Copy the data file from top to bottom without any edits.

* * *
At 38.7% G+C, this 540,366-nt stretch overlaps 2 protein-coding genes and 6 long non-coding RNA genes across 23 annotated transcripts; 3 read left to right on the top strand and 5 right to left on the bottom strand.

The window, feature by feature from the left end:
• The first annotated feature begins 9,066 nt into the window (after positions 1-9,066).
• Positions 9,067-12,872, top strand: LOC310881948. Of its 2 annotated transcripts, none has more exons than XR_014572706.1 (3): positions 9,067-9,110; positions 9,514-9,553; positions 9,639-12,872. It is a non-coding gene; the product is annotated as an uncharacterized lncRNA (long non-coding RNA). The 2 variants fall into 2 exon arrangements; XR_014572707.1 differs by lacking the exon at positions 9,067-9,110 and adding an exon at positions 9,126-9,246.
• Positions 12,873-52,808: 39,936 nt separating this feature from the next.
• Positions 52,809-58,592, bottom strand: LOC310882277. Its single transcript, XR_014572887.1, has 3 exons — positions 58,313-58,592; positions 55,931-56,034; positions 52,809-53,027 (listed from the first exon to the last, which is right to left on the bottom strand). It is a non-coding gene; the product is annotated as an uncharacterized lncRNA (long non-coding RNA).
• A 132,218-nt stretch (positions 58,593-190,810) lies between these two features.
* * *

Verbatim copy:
At 38.7% G+C, this 540,366-nt stretch overlaps 2 protein-coding genes and 6 long non-coding RNA genes across 23 annotated transcripts; 3 read left to right on the top strand and 5 right to left on the bottom strand.

The window, feature by feature from the left end:
• The first annotated feature begins 9,066 nt into the window (after positions 1-9,066).
• Positions 9,067-12,872, top strand: LOC310881948. Of its 2 annotated transcripts, none has more exons than XR_014572706.1 (3): positions 9,067-9,110; positions 9,514-9,553; positions 9,639-12,872. It is a non-coding gene; the product is annotated as an uncharacterized lncRNA (long non-coding RNA). The 2 variants fall into 2 exon arrangements; XR_014572707.1 differs by lacking the exon at positions 9,067-9,110 and adding an exon at positions 9,126-9,246.
• Positions 12,873-52,808: 39,936 nt separating this feature from the next.
• Positions 52,809-58,592, bottom strand: LOC310882277. Its single transcript, XR_014572887.1, has 3 exons — positions 58,313-58,592; positions 55,931-56,034; positions 52,809-53,027 (listed from the first exon to the last, which is right to left on the bottom strand). It is a non-coding gene; the product is annotated as an uncharacterized lncRNA (long non-coding RNA).
• A 132,218-nt stretch (positions 58,593-190,810) lies between these two features.